Henry E. Davis was a renaissance man with a lifelong passion for hunting. Perhaps best known for his book The American Wild Turkey, published in 1949, Davis was a highly respected South Carolina attorney, a historian, an avid horticulturist, and a builder of fine furniture. He also crafted a variety of turkey calls and small-caliber sporting rifles.
In his lifetime he assembled more than eighty rifles, having them rechambered and combined with barrels, which had been rifled to his specifications. They were bedded in handsome checkered stocks he made himself. But no gun was more famous than Davis’s W. W. Greener, which he often called Old Betsy. The shotgun figured prominently throughout his book and other writings. It was a piece of hunting history: seven pounds, twelve ounces of pure Siemens-Martin steel and marbled Jura walnut fashioned into an elegant and graceful firearm.
I’d been fascinated with Davis’s Greener ever since I learned that my family’s past had intertwined with the gun a century ago during a session of court being held in Moncks Corner, South Carolina. Henry E. Davis, then a thirty-year-old lawyer from Florence, was there to try a lawsuit. Over the course of several days, during breaks in the trial, he spent time with Sumter attorney Marion Moise, my great-grandfather, who was almost twice Davis’s age, discussing subjects of mutual interest: hunting and shotguns.
In his conversations with Moise, whom Davis described as having the reputation of being one of the most expert performers with a shotgun in the state, Davis informed Moise of his recent decision to obtain a new gun and told him that he would consider it a great favor if he would give him some advice on the subject.
Davis wrote in his memoir, “Without hesitation, Moise stated that he considered the W. W. Greener to be the best shotgun made and urged me to have one made to my specifications.” Impressed with his colleague’s firm endorsement, Davis made up a list of exacting specifications, which he sent to a sporting guns dealer in New York. He ordered the Greener with two sets of barrels: one 30 inches and the other 27 inches. Each barrel of the longer set had 2¾-inch chambers and both were choked full. The barrels were specifically choked to shoot an 84 percent pattern with small shot as well as buckshot, at forty yards. The barrels of the shorter set were choked full and improved cylinder. The order was placed in the early part of 1910, and the gun was delivered to him in October of that year.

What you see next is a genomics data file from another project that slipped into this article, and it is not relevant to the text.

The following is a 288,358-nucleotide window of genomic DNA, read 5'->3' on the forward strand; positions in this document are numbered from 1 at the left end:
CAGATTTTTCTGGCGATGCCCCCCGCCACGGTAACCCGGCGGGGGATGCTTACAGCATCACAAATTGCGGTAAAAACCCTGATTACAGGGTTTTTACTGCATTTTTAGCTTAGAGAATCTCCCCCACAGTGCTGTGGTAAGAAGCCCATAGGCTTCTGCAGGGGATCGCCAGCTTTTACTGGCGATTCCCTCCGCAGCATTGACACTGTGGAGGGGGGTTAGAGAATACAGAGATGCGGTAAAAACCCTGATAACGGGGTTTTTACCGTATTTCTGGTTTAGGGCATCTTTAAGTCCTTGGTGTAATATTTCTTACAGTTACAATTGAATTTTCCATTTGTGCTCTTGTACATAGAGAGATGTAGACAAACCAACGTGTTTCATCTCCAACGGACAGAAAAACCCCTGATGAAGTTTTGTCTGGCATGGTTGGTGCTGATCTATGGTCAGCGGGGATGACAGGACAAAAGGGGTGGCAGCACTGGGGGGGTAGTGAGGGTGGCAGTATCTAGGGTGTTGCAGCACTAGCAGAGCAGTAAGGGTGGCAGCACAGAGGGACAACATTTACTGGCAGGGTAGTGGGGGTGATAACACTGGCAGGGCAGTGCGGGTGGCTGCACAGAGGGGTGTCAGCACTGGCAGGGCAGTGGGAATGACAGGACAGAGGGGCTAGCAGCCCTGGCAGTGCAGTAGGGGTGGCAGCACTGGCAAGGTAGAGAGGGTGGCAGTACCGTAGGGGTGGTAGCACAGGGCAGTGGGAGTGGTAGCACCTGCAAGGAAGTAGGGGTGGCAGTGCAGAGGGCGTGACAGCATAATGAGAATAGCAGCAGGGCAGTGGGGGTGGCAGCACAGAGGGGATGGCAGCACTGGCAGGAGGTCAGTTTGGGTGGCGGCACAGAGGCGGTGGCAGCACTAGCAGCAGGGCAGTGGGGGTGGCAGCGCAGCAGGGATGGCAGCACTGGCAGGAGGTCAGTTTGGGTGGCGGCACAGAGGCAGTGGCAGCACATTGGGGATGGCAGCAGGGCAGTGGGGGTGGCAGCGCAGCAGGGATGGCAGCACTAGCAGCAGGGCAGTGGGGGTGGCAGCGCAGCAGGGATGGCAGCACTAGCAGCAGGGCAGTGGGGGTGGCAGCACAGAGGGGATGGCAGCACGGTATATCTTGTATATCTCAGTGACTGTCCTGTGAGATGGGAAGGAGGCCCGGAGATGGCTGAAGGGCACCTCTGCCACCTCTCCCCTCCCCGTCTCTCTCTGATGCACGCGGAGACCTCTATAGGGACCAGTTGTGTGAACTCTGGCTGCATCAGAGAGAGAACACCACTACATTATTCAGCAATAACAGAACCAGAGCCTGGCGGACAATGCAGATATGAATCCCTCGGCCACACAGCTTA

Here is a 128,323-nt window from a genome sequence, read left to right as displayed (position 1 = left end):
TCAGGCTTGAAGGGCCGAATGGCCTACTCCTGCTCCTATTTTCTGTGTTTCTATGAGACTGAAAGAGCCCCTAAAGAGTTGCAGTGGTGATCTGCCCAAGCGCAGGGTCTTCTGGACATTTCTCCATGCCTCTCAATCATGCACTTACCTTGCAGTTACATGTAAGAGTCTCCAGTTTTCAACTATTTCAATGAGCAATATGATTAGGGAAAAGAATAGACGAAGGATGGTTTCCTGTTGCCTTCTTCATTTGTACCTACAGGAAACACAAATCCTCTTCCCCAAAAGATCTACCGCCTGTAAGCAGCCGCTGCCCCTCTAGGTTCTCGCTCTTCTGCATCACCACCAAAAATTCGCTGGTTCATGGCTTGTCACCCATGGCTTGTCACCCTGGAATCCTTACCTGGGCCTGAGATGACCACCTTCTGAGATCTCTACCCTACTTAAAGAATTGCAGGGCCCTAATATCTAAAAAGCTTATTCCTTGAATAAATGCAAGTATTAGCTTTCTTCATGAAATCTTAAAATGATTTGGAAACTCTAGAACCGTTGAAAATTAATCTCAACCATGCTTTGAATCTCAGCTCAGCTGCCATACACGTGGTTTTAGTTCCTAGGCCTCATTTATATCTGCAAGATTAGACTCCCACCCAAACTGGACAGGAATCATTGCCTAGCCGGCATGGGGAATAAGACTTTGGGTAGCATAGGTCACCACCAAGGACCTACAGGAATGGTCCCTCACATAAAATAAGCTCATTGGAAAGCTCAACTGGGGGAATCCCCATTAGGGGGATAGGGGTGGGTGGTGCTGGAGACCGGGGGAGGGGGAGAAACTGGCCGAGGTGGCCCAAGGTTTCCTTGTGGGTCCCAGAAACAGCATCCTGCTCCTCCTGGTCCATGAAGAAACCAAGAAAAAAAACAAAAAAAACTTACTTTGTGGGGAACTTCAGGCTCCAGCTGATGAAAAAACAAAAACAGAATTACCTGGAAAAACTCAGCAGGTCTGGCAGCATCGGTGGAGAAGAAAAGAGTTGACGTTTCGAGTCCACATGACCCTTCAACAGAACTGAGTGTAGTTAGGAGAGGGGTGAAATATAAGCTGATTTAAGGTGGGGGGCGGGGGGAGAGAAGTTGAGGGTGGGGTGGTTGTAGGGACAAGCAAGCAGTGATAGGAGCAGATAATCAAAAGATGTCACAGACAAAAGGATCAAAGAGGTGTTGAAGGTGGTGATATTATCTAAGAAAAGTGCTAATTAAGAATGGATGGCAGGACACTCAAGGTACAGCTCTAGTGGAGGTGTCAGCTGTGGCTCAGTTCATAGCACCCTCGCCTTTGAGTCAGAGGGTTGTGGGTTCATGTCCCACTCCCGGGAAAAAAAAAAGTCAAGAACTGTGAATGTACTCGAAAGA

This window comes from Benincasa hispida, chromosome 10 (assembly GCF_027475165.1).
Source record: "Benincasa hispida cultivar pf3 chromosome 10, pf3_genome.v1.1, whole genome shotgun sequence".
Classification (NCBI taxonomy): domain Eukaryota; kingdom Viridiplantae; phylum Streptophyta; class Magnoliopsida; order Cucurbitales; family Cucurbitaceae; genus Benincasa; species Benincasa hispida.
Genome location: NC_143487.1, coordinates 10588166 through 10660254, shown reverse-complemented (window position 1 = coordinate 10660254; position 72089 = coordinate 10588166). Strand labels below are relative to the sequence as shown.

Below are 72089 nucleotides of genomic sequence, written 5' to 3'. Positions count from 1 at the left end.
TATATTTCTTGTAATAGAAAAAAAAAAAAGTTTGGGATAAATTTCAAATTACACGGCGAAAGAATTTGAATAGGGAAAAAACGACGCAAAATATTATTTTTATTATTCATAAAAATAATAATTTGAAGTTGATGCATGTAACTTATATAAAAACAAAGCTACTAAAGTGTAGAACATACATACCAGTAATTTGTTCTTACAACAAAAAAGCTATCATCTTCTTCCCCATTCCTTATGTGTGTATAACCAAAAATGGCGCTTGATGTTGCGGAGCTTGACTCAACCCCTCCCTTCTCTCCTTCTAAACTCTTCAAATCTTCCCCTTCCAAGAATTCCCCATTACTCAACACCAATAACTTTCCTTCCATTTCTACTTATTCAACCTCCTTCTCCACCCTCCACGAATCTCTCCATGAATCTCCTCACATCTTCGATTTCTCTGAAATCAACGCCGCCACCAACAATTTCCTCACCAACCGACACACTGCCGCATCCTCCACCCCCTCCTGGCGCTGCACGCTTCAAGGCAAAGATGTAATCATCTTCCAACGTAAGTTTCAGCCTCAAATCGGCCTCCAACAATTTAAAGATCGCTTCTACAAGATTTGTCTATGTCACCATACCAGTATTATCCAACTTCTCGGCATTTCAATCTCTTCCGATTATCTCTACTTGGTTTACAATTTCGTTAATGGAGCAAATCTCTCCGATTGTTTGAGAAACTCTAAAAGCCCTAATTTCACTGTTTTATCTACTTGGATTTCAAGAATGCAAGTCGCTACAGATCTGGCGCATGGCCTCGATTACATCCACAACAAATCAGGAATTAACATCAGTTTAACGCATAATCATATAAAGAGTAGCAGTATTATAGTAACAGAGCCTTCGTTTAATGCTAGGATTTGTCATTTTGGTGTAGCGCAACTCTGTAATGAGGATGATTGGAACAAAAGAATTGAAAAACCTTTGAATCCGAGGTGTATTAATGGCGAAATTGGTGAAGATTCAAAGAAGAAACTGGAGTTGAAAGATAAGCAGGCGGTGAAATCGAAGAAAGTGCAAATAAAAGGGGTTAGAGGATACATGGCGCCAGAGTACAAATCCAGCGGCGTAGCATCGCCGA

In 2008 I undertook the task of editing a collection of Davis’s unpublished works. Originally titled Old Betsy: Stories of Hunting with the Old Percussion Muzzleloader and Its Successors, the typed manuscript contained a remarkable series of tales of hunting deer, turkey, ducks, partridges, and other beasts of the field and forest during the last decade of the nineteenth century and the first half of the twentieth. In my quest to find suitable illustrations for the book, I began contacting the descendants of Davis’s friends, one of whom was Alexander (Alex) McQueen Quattlebaum, Jr., of Charleston and Arundel Plantation near Georgetown. Quattlebaum not only invited me to accompany him to the plantation to search through drawers for old photographs, but he also told me he had inherited an old gun from his father that had once belonged to Henry Davis. My curiosity was piqued, to say the least.